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Network Telemetry Framework
RFC 9232

Document Type RFC - Informational (May 2022)
Authors Haoyu Song , Fengwei Qin , Pedro Martinez-Julia , Laurent Ciavaglia , Aijun Wang
Last updated 2022-05-27
RFC stream Internet Engineering Task Force (IETF)
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IESG Responsible AD Robert Wilton
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RFC 9232

Internet Engineering Task Force (IETF)                           H. Song
Request for Comments: 9232                                     Futurewei
Category: Informational                                           F. Qin
ISSN: 2070-1721                                             China Mobile
                                                       P. Martinez-Julia
                                                            L. Ciavaglia
                                                          Rakuten Mobile
                                                                 A. Wang
                                                           China Telecom
                                                                May 2022

                      Network Telemetry Framework


   Network telemetry is a technology for gaining network insight and
   facilitating efficient and automated network management.  It
   encompasses various techniques for remote data generation,
   collection, correlation, and consumption.  This document describes an
   architectural framework for network telemetry, motivated by
   challenges that are encountered as part of the operation of networks
   and by the requirements that ensue.  This document clarifies the
   terminology and classifies the modules and components of a network
   telemetry system from different perspectives.  The framework and
   taxonomy help to set a common ground for the collection of related
   work and provide guidance for related technique and standard

Status of This Memo

   This document is not an Internet Standards Track specification; it is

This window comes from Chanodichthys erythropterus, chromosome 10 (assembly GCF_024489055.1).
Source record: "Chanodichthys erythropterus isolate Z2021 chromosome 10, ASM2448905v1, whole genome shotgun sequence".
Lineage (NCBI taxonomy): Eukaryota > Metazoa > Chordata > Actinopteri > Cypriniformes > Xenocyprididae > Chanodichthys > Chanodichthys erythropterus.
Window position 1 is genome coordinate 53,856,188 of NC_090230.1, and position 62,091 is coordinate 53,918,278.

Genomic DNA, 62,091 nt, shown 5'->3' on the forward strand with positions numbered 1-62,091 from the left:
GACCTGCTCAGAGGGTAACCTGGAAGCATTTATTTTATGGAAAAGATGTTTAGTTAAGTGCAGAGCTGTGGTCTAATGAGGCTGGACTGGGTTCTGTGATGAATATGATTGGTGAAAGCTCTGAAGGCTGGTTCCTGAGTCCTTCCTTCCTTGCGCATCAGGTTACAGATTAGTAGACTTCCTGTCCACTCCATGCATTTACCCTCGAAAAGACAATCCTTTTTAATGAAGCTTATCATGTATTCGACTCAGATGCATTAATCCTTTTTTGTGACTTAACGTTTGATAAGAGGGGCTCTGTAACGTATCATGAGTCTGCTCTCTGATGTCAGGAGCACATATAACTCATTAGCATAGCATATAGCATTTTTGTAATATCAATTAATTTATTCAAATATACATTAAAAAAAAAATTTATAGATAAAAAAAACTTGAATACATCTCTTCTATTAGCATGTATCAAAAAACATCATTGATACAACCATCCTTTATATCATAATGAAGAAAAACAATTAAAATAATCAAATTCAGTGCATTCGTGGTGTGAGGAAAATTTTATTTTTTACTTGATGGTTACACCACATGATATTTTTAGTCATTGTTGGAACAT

published for informational purposes.

   This document is a product of the Internet Engineering Task Force
   (IETF).  It represents the consensus of the IETF community.  It has
   received public review and has been approved for publication by the
   Internet Engineering Steering Group (IESG).  Not all documents
   approved by the IESG are candidates for any level of Internet
   Standard; see Section 2 of RFC 7841.

   Information about the current status of this document, any errata,
   and how to provide feedback on it may be obtained at

Copyright Notice

   Copyright (c) 2022 IETF Trust and the persons identified as the
   document authors.  All rights reserved.

   This document is subject to BCP 78 and the IETF Trust's Legal
   Provisions Relating to IETF Documents
   ( in effect on the date of
   publication of this document.  Please review these documents
   carefully, as they describe your rights and restrictions with respect
   to this document.  Code Components extracted from this document must
   include Revised BSD License text as described in Section 4.e of the
   Trust Legal Provisions and are provided without warranty as described
   in the Revised BSD License.

Table of Contents

   1.  Introduction
     1.1.  Applicability Statement
     1.2.  Glossary
   2.  Background
     2.1.  Telemetry Data Coverage
     2.2.  Use Cases
     2.3.  Challenges
     2.4.  Network Telemetry
     2.5.  The Necessity of a Network Telemetry Framework
   3.  Network Telemetry Framework
     3.1.  Top-Level Modules
       3.1.1.  Management Plane Telemetry
       3.1.2.  Control Plane Telemetry
       3.1.3.  Forwarding Plane Telemetry
       3.1.4.  External Data Telemetry
     3.2.  Second-Level Function Components
     3.3.  Data Acquisition Mechanism and Type Abstraction
     3.4.  Mapping Existing Mechanisms into the Framework
   4.  Evolution of Network Telemetry Applications
   5.  Security Considerations
   6.  IANA Considerations
   7.  Informative References
   Appendix A.  A Survey on Existing Network Telemetry Techniques
     A.1.  Management Plane Telemetry
       A.1.1.  Push Extensions for NETCONF
       A.1.2.  gRPC Network Management Interface
     A.2.  Control Plane Telemetry